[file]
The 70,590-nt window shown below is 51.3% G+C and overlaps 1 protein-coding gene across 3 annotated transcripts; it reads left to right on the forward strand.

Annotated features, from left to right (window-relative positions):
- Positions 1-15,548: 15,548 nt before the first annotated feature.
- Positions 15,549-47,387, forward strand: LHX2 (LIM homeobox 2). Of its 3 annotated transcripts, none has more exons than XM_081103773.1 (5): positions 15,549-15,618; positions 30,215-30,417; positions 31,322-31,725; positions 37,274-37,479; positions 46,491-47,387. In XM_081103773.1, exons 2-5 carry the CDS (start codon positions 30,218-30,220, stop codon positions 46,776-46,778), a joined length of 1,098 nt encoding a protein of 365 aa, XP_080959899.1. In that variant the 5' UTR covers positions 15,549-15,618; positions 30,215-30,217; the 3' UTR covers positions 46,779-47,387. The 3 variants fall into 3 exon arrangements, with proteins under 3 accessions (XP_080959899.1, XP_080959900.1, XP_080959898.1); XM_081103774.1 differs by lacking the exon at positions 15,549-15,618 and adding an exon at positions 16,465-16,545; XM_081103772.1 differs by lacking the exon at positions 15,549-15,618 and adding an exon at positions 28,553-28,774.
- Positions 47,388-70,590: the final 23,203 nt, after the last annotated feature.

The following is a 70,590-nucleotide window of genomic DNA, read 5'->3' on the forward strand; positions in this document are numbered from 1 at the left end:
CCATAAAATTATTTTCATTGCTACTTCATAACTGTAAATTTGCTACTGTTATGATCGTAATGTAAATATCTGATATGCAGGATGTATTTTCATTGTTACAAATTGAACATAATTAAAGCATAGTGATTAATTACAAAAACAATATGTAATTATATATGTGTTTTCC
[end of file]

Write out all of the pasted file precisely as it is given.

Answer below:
The 70,590-nt window shown below is 51.3% G+C and overlaps 1 protein-coding gene across 3 annotated transcripts; it reads left to right on the forward strand.

Annotated features, from left to right (window-relative positions):
- Positions 1-15,548: 15,548 nt before the first annotated feature.
- Positions 15,549-47,387, forward strand: LHX2 (LIM homeobox 2). Of its 3 annotated transcripts, none has more exons than XM_081103773.1 (5): positions 15,549-15,618; positions 30,215-30,417; positions 31,322-31,725; positions 37,274-37,479; positions 46,491-47,387. In XM_081103773.1, exons 2-5 carry the CDS (start codon positions 30,218-30,220, stop codon positions 46,776-46,778), a joined length of 1,098 nt encoding a protein of 365 aa, XP_080959899.1. In that variant the 5' UTR covers positions 15,549-15,618; positions 30,215-30,217; the 3' UTR covers positions 46,779-47,387. The 3 variants fall into 3 exon arrangements, with proteins under 3 accessions (XP_080959899.1, XP_080959900.1, XP_080959898.1); XM_081103774.1 differs by lacking the exon at positions 15,549-15,618 and adding an exon at positions 16,465-16,545; XM_081103772.1 differs by lacking the exon at positions 15,549-15,618 and adding an exon at positions 28,553-28,774.
- Positions 47,388-70,590: the final 23,203 nt, after the last annotated feature.

The following is a 70,590-nucleotide window of genomic DNA, read 5'->3' on the forward strand; positions in this document are numbered from 1 at the left end:
CCATAAAATTATTTTCATTGCTACTTCATAACTGTAAATTTGCTACTGTTATGATCGTAATGTAAATATCTGATATGCAGGATGTATTTTCATTGTTACAAATTGAACATAATTAAAGCATAGTGATTAATTACAAAAACAATATGTAATTATATATGTGTTTTCC